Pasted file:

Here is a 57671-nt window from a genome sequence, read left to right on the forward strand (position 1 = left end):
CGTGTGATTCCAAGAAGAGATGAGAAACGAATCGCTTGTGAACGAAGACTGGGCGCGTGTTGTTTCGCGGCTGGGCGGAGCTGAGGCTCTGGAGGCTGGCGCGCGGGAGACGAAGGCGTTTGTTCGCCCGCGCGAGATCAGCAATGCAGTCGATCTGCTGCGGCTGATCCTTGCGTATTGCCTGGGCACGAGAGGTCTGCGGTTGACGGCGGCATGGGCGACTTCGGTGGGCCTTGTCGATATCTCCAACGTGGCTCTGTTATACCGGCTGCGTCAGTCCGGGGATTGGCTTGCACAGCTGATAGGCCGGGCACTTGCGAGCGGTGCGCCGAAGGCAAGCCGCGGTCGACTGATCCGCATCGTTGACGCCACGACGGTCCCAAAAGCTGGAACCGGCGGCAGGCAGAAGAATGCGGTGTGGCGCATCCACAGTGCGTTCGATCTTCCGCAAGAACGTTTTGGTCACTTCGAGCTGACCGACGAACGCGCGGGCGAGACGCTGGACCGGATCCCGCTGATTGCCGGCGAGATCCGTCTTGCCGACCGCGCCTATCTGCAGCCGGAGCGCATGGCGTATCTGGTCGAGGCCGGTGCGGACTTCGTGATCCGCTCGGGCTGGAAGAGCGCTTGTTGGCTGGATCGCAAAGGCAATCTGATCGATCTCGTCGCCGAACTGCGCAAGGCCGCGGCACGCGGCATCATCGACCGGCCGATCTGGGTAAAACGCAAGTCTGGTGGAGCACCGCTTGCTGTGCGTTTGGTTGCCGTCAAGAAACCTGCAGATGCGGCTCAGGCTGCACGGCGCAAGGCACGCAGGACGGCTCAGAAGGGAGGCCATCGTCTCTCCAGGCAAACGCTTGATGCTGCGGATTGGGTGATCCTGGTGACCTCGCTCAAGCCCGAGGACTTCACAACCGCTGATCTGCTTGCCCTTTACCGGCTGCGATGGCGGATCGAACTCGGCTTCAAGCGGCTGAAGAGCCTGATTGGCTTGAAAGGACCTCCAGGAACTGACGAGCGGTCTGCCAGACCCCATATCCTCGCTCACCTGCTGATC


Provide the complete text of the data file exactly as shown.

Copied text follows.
Here is a 57671-nt window from a genome sequence, read left to right on the forward strand (position 1 = left end):
CGTGTGATTCCAAGAAGAGATGAGAAACGAATCGCTTGTGAACGAAGACTGGGCGCGTGTTGTTTCGCGGCTGGGCGGAGCTGAGGCTCTGGAGGCTGGCGCGCGGGAGACGAAGGCGTTTGTTCGCCCGCGCGAGATCAGCAATGCAGTCGATCTGCTGCGGCTGATCCTTGCGTATTGCCTGGGCACGAGAGGTCTGCGGTTGACGGCGGCATGGGCGACTTCGGTGGGCCTTGTCGATATCTCCAACGTGGCTCTGTTATACCGGCTGCGTCAGTCCGGGGATTGGCTTGCACAGCTGATAGGCCGGGCACTTGCGAGCGGTGCGCCGAAGGCAAGCCGCGGTCGACTGATCCGCATCGTTGACGCCACGACGGTCCCAAAAGCTGGAACCGGCGGCAGGCAGAAGAATGCGGTGTGGCGCATCCACAGTGCGTTCGATCTTCCGCAAGAACGTTTTGGTCACTTCGAGCTGACCGACGAACGCGCGGGCGAGACGCTGGACCGGATCCCGCTGATTGCCGGCGAGATCCGTCTTGCCGACCGCGCCTATCTGCAGCCGGAGCGCATGGCGTATCTGGTCGAGGCCGGTGCGGACTTCGTGATCCGCTCGGGCTGGAAGAGCGCTTGTTGGCTGGATCGCAAAGGCAATCTGATCGATCTCGTCGCCGAACTGCGCAAGGCCGCGGCACGCGGCATCATCGACCGGCCGATCTGGGTAAAACGCAAGTCTGGTGGAGCACCGCTTGCTGTGCGTTTGGTTGCCGTCAAGAAACCTGCAGATGCGGCTCAGGCTGCACGGCGCAAGGCACGCAGGACGGCTCAGAAGGGAGGCCATCGTCTCTCCAGGCAAACGCTTGATGCTGCGGATTGGGTGATCCTGGTGACCTCGCTCAAGCCCGAGGACTTCACAACCGCTGATCTGCTTGCCCTTTACCGGCTGCGATGGCGGATCGAACTCGGCTTCAAGCGGCTGAAGAGCCTGATTGGCTTGAAAGGACCTCCAGGAACTGACGAGCGGTCTGCCAGACCCCATATCCTCGCTCACCTGCTGATC